WRTS Laguna Hills Fundraiser – (CPK) 6/16 11:00am-9:00pm
How Siblings of Children with Autism are Affected
As parents of children with Autism, we understand they require specialized care and attention. Depending upon which part of the spectrum a child falls under, the extent of the support will vary from helping them accomplish daily tasks to needing assisted care on a continual basis. Regardless of the extent of the therapy solutions, parents try anything and everything to give their children the support they need to reach their full potential.
But what about the siblings of the children with autism?
Just like how parents’ lives change when they discover their child has autism, their other children are also affected but in a much different way. Siblings have to stand by and watch, feeling helpless as their beloved brother or sister is affected by a disorder they will not fully understand until later in life. This has the potential to cause anxiety and difficulty in expressing emotions, which can lead to the siblings lashing out at their parents or brother and sister.
Parents who have children that fall into these categories are often at a loss as to how they should address the problems their children are facing. On one hand, they know their child with autism needs the added attention and Occupational, Behavioral, or Speech therapy required. On the other hand, their neurotypical children are feeling neglected and possibly left out – which is also tough on the parents.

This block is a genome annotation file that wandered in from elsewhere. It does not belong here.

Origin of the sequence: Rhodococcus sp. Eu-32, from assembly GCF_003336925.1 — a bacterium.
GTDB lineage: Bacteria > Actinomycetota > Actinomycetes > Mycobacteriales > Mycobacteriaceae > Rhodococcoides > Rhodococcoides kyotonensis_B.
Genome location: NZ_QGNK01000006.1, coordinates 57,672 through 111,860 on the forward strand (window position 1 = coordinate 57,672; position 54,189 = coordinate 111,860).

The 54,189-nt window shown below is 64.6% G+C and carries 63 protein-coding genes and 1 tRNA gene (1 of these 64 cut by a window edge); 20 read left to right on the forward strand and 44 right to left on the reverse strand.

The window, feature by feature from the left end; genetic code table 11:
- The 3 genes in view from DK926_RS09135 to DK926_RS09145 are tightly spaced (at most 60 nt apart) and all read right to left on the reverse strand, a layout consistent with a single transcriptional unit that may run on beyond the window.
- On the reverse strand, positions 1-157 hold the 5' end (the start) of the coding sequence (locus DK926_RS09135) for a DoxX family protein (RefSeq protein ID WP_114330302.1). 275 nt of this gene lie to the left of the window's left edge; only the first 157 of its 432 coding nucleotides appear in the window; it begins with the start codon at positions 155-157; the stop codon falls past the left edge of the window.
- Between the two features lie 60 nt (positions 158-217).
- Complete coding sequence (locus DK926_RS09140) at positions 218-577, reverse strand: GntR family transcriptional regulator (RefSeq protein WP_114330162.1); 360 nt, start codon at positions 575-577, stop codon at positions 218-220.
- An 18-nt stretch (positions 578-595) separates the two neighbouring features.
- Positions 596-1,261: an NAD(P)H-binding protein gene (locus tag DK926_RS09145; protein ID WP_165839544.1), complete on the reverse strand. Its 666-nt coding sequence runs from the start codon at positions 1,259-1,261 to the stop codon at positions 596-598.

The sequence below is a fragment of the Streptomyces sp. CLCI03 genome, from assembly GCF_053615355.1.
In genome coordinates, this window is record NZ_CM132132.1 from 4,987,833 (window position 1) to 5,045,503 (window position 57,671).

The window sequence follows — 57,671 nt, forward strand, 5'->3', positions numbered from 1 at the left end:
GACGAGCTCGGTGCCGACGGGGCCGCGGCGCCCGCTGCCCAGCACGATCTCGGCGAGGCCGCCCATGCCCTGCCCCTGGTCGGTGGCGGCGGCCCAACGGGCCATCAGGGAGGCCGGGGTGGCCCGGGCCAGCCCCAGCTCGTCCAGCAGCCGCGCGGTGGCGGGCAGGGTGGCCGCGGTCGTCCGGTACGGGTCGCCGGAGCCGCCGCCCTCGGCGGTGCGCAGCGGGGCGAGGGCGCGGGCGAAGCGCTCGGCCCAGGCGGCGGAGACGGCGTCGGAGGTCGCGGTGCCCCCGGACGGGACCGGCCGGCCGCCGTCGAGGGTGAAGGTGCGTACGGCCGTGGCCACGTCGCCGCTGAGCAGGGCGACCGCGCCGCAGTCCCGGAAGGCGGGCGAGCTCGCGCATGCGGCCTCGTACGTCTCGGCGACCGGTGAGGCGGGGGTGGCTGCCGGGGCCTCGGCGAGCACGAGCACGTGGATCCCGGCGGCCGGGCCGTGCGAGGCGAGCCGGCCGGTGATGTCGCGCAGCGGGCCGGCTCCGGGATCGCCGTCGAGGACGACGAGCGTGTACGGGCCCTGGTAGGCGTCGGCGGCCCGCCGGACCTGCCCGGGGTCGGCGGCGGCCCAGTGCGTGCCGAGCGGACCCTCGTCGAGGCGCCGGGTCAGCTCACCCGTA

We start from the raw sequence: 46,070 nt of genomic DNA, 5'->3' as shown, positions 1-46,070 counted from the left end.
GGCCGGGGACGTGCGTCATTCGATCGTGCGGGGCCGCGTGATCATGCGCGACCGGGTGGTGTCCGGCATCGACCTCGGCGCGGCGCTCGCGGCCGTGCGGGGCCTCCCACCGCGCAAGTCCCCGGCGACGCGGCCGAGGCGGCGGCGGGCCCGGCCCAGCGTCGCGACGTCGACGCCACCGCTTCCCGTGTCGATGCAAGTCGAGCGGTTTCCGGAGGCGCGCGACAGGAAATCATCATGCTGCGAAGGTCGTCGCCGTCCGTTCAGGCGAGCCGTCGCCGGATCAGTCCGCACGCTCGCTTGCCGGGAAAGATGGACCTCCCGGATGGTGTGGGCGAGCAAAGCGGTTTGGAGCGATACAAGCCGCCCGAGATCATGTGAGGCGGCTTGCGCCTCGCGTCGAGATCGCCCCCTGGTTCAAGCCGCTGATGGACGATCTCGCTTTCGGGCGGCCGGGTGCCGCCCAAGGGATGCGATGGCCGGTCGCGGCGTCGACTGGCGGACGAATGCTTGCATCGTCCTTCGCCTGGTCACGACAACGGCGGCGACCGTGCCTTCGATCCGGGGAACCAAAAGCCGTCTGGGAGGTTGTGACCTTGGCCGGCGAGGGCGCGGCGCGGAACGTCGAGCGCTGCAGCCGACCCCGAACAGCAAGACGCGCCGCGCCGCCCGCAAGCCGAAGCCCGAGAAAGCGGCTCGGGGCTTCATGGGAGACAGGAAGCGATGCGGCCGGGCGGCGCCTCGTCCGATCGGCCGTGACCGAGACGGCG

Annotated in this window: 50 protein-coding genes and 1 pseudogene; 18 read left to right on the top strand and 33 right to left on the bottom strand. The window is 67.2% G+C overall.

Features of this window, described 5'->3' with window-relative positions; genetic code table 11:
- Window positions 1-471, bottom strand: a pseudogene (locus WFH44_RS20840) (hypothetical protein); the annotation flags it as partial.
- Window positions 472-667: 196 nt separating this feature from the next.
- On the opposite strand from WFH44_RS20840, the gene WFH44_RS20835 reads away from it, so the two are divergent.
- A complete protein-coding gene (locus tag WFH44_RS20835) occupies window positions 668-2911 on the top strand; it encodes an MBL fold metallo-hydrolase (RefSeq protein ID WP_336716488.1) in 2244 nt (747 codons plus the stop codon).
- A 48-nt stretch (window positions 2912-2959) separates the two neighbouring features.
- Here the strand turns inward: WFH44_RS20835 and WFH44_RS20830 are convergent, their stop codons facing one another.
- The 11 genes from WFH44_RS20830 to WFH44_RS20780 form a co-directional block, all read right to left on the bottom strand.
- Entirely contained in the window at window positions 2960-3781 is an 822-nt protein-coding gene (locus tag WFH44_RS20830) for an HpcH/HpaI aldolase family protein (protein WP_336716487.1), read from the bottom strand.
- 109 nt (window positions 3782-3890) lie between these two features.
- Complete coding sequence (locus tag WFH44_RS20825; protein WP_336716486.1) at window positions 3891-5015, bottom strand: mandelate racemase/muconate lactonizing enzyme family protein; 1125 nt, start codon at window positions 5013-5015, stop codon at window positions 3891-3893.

While the sibling who has autism is receiving the care and attention they need from therapy, the neurotypical siblings finds themselves watching, almost in the shadows, while the other child receives a large part of the attention. Even though many siblings of children with autism try to understand the need their brother or sister has for the added attention, feelings of jealousy, depression, anger and resentment often arise.
This was the case in my family prior to the creation of We Rock the Spectrum Kid’s Gym. My son Gabriel, who has autism, was receiving therapy from professionals as well as utilizing a sensory gym I had set up in my own home. Prior to the in-home gym, Gabriel would receive the lion’s share of attention while my daughter Sophia often stood by and missed out on some of her own activities. Even though Sophia tried hard to understand, she stated on more than one occasion, “I wish I had autism.” This broke my heart as I immediately knew this was her way of letting me know she felt left out and alone.
I want both of my children to feel that they are perfect the way they are, which inspired me to create an in-home gym full of fun, sensory equipment for Gabriel to improve his own skills but to also give Sophia a place where she can play with her brother and friends. It wasn’t quite everything Sophia needed, but it was a step in the right direction and drove me to create and found a gym that changed my family’s lives for the better, We Rock the Spectrum Kid’s Gym.